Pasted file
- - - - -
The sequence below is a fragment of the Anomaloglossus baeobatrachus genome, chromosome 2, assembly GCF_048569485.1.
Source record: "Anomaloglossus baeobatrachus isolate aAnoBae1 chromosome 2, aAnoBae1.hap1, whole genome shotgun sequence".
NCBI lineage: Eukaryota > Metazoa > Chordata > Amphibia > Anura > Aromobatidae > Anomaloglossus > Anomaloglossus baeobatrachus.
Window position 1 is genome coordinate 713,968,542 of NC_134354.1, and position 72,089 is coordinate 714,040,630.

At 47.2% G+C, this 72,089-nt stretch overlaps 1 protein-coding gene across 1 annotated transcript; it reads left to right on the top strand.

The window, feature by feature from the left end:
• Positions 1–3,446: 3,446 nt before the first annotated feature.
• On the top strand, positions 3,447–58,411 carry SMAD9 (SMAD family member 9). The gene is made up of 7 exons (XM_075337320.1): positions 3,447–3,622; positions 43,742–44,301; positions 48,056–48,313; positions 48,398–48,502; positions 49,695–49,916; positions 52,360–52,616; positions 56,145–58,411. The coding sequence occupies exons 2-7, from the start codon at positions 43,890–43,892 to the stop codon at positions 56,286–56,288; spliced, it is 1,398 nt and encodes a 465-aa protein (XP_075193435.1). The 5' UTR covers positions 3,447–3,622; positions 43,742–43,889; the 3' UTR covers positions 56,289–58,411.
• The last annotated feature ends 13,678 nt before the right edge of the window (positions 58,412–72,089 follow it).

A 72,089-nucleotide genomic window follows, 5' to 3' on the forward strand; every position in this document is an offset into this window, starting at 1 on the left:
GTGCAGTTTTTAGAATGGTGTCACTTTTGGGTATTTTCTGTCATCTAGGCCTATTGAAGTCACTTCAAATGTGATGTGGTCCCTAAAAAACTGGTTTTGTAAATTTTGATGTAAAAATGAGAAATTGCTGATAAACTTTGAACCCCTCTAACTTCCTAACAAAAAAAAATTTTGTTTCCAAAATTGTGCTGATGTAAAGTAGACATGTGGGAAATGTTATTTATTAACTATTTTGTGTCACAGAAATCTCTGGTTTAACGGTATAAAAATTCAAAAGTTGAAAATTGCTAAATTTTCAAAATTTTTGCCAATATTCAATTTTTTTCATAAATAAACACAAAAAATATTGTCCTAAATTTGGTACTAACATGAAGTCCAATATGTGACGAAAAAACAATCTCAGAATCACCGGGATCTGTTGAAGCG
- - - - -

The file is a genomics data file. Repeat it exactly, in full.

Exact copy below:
The sequence below is a fragment of the Anomaloglossus baeobatrachus genome, chromosome 2, assembly GCF_048569485.1.
Source record: "Anomaloglossus baeobatrachus isolate aAnoBae1 chromosome 2, aAnoBae1.hap1, whole genome shotgun sequence".
NCBI lineage: Eukaryota > Metazoa > Chordata > Amphibia > Anura > Aromobatidae > Anomaloglossus > Anomaloglossus baeobatrachus.
Window position 1 is genome coordinate 713,968,542 of NC_134354.1, and position 72,089 is coordinate 714,040,630.

At 47.2% G+C, this 72,089-nt stretch overlaps 1 protein-coding gene across 1 annotated transcript; it reads left to right on the top strand.

The window, feature by feature from the left end:
• Positions 1–3,446: 3,446 nt before the first annotated feature.
• On the top strand, positions 3,447–58,411 carry SMAD9 (SMAD family member 9). The gene is made up of 7 exons (XM_075337320.1): positions 3,447–3,622; positions 43,742–44,301; positions 48,056–48,313; positions 48,398–48,502; positions 49,695–49,916; positions 52,360–52,616; positions 56,145–58,411. The coding sequence occupies exons 2-7, from the start codon at positions 43,890–43,892 to the stop codon at positions 56,286–56,288; spliced, it is 1,398 nt and encodes a 465-aa protein (XP_075193435.1). The 5' UTR covers positions 3,447–3,622; positions 43,742–43,889; the 3' UTR covers positions 56,289–58,411.
• The last annotated feature ends 13,678 nt before the right edge of the window (positions 58,412–72,089 follow it).

A 72,089-nucleotide genomic window follows, 5' to 3' on the forward strand; every position in this document is an offset into this window, starting at 1 on the left:
GTGCAGTTTTTAGAATGGTGTCACTTTTGGGTATTTTCTGTCATCTAGGCCTATTGAAGTCACTTCAAATGTGATGTGGTCCCTAAAAAACTGGTTTTGTAAATTTTGATGTAAAAATGAGAAATTGCTGATAAACTTTGAACCCCTCTAACTTCCTAACAAAAAAAAATTTTGTTTCCAAAATTGTGCTGATGTAAAGTAGACATGTGGGAAATGTTATTTATTAACTATTTTGTGTCACAGAAATCTCTGGTTTAACGGTATAAAAATTCAAAAGTTGAAAATTGCTAAATTTTCAAAATTTTTGCCAATATTCAATTTTTTTCATAAATAAACACAAAAAATATTGTCCTAAATTTGGTACTAACATGAAGTCCAATATGTGACGAAAAAACAATCTCAGAATCACCGGGATCTGTTGAAGCG